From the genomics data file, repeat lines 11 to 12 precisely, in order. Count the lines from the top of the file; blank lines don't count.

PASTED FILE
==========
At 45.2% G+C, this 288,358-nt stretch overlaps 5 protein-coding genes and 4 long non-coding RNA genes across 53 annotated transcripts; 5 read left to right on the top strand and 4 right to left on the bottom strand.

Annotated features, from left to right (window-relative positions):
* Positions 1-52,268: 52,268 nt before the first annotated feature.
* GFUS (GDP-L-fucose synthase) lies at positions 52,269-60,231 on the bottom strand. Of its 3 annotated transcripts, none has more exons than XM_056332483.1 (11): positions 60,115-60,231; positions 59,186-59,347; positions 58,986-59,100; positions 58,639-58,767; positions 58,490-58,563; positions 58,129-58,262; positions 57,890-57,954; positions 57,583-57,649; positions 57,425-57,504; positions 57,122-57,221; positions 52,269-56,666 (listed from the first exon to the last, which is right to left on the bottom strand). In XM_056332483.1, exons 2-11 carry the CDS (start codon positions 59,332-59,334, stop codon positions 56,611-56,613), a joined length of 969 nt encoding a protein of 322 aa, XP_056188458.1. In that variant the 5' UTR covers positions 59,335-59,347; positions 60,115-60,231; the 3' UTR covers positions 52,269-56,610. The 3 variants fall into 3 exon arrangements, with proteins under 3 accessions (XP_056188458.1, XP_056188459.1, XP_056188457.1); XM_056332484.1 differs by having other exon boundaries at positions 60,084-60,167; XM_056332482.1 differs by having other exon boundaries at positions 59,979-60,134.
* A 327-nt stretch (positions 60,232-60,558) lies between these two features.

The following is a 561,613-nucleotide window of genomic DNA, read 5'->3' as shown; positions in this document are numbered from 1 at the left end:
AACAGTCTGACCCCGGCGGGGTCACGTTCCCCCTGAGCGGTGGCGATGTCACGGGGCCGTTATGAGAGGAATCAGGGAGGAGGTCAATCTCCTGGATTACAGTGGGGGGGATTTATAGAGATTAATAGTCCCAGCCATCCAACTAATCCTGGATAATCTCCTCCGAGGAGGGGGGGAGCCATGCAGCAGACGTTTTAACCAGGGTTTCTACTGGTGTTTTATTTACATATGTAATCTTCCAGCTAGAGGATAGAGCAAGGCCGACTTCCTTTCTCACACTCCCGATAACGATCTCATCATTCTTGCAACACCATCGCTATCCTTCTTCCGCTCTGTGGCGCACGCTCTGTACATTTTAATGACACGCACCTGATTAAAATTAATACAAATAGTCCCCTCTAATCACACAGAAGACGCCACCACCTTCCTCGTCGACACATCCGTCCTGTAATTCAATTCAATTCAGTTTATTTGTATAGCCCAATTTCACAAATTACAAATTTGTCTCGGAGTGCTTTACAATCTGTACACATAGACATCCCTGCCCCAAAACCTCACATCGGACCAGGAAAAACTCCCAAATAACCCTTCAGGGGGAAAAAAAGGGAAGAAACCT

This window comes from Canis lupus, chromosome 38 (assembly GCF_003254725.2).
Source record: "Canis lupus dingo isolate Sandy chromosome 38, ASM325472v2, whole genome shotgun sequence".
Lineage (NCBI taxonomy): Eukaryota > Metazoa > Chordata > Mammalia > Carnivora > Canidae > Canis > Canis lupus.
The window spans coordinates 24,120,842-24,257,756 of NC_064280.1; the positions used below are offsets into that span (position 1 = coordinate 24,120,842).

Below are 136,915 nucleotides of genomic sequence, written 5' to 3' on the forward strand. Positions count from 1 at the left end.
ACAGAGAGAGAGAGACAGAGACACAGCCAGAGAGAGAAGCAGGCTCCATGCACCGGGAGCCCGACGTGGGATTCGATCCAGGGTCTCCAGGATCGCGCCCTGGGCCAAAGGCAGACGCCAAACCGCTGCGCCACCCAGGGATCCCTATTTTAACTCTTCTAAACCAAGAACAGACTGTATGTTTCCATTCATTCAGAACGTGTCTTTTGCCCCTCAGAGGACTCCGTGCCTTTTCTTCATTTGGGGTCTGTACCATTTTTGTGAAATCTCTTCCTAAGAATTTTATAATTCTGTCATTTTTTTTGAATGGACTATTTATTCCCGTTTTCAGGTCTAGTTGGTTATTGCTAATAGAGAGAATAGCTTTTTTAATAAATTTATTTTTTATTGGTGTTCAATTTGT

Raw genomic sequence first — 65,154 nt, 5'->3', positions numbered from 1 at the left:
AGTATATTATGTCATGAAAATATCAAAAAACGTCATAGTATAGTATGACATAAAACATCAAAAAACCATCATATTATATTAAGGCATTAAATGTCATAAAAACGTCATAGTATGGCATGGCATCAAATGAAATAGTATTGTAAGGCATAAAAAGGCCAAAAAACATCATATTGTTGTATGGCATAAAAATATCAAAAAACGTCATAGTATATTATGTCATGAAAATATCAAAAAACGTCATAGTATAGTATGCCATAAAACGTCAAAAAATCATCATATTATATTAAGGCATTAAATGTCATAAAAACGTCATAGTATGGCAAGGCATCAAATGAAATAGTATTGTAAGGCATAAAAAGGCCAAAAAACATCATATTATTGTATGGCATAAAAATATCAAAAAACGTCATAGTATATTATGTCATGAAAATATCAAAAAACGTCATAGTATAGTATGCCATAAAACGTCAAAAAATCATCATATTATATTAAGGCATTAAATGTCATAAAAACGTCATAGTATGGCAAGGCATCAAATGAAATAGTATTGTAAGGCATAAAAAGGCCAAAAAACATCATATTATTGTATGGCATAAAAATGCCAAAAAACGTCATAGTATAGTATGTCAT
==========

The window spans coordinates 24,120,842-24,257,756 of NC_064280.1; the positions used below are offsets into that span (position 1 = coordinate 24,120,842).

Below are 136,915 nucleotides of genomic sequence, written 5' to 3' on the forward strand. Positions count from 1 at the left end.